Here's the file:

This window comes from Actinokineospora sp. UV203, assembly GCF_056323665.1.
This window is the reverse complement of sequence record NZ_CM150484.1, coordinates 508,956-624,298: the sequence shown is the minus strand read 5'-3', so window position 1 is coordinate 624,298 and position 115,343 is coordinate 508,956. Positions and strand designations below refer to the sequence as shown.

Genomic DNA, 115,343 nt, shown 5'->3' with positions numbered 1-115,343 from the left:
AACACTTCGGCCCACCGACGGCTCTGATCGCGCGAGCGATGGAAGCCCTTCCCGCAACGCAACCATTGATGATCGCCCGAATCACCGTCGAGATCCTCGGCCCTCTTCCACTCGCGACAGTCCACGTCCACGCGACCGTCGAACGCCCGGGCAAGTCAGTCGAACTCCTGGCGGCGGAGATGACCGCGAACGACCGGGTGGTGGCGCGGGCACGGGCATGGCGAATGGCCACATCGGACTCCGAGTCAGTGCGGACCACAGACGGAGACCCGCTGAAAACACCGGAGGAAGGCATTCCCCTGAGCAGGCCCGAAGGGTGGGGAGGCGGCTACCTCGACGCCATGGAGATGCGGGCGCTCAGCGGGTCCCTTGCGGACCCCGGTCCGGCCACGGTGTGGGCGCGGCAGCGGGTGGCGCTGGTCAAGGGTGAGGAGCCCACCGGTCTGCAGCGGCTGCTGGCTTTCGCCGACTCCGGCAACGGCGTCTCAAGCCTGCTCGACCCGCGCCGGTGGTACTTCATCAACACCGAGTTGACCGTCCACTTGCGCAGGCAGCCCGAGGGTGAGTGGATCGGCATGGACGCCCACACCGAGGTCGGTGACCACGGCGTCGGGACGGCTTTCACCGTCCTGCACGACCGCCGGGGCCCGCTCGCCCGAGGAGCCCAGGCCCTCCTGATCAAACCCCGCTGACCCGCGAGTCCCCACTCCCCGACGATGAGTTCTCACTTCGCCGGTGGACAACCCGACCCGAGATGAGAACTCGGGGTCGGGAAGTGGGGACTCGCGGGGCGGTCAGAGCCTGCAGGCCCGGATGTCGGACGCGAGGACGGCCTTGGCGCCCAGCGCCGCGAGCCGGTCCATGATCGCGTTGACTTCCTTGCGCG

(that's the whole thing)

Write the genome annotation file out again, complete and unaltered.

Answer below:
This window comes from Actinokineospora sp. UV203, assembly GCF_056323665.1.
This window is the reverse complement of sequence record NZ_CM150484.1, coordinates 508,956-624,298: the sequence shown is the minus strand read 5'-3', so window position 1 is coordinate 624,298 and position 115,343 is coordinate 508,956. Positions and strand designations below refer to the sequence as shown.

Genomic DNA, 115,343 nt, shown 5'->3' with positions numbered 1-115,343 from the left:
AACACTTCGGCCCACCGACGGCTCTGATCGCGCGAGCGATGGAAGCCCTTCCCGCAACGCAACCATTGATGATCGCCCGAATCACCGTCGAGATCCTCGGCCCTCTTCCACTCGCGACAGTCCACGTCCACGCGACCGTCGAACGCCCGGGCAAGTCAGTCGAACTCCTGGCGGCGGAGATGACCGCGAACGACCGGGTGGTGGCGCGGGCACGGGCATGGCGAATGGCCACATCGGACTCCGAGTCAGTGCGGACCACAGACGGAGACCCGCTGAAAACACCGGAGGAAGGCATTCCCCTGAGCAGGCCCGAAGGGTGGGGAGGCGGCTACCTCGACGCCATGGAGATGCGGGCGCTCAGCGGGTCCCTTGCGGACCCCGGTCCGGCCACGGTGTGGGCGCGGCAGCGGGTGGCGCTGGTCAAGGGTGAGGAGCCCACCGGTCTGCAGCGGCTGCTGGCTTTCGCCGACTCCGGCAACGGCGTCTCAAGCCTGCTCGACCCGCGCCGGTGGTACTTCATCAACACCGAGTTGACCGTCCACTTGCGCAGGCAGCCCGAGGGTGAGTGGATCGGCATGGACGCCCACACCGAGGTCGGTGACCACGGCGTCGGGACGGCTTTCACCGTCCTGCACGACCGCCGGGGCCCGCTCGCCCGAGGAGCCCAGGCCCTCCTGATCAAACCCCGCTGACCCGCGAGTCCCCACTCCCCGACGATGAGTTCTCACTTCGCCGGTGGACAACCCGACCCGAGATGAGAACTCGGGGTCGGGAAGTGGGGACTCGCGGGGCGGTCAGAGCCTGCAGGCCCGGATGTCGGACGCGAGGACGGCCTTGGCGCCCAGCGCCGCGAGCCGGTCCATGATCGCGTTGACTTCCTTGCGCG